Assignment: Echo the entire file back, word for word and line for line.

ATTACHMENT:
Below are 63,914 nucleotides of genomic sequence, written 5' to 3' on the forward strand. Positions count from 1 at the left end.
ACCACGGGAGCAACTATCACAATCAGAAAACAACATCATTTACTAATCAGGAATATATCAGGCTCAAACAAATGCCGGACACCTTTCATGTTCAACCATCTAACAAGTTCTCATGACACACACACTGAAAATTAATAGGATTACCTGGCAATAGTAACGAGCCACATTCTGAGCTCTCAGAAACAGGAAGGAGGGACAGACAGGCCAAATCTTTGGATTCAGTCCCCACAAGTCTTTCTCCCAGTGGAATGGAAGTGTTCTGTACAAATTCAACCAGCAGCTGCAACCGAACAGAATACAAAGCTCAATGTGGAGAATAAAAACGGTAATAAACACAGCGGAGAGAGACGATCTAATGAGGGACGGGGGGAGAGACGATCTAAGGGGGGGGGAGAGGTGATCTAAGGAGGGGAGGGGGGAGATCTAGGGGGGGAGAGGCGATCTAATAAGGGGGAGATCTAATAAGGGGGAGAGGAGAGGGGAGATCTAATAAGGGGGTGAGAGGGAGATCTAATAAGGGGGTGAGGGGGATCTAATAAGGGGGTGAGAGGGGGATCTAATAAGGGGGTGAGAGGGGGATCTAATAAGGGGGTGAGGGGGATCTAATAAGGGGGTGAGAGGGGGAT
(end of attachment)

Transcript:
Below are 63,914 nucleotides of genomic sequence, written 5' to 3' on the forward strand. Positions count from 1 at the left end.
ACCACGGGAGCAACTATCACAATCAGAAAACAACATCATTTACTAATCAGGAATATATCAGGCTCAAACAAATGCCGGACACCTTTCATGTTCAACCATCTAACAAGTTCTCATGACACACACACTGAAAATTAATAGGATTACCTGGCAATAGTAACGAGCCACATTCTGAGCTCTCAGAAACAGGAAGGAGGGACAGACAGGCCAAATCTTTGGATTCAGTCCCCACAAGTCTTTCTCCCAGTGGAATGGAAGTGTTCTGTACAAATTCAACCAGCAGCTGCAACCGAACAGAATACAAAGCTCAATGTGGAGAATAAAAACGGTAATAAACACAGCGGAGAGAGACGATCTAATGAGGGACGGGGGGAGAGACGATCTAAGGGGGGGGGAGAGGTGATCTAAGGAGGGGAGGGGGGAGATCTAGGGGGGGAGAGGCGATCTAATAAGGGGGAGATCTAATAAGGGGGAGAGGAGAGGGGAGATCTAATAAGGGGGTGAGAGGGAGATCTAATAAGGGGGTGAGGGGGATCTAATAAGGGGGTGAGAGGGGGATCTAATAAGGGGGTGAGAGGGGGATCTAATAAGGGGGTGAGGGGGATCTAATAAGGGGGTGAGAGGGGGAT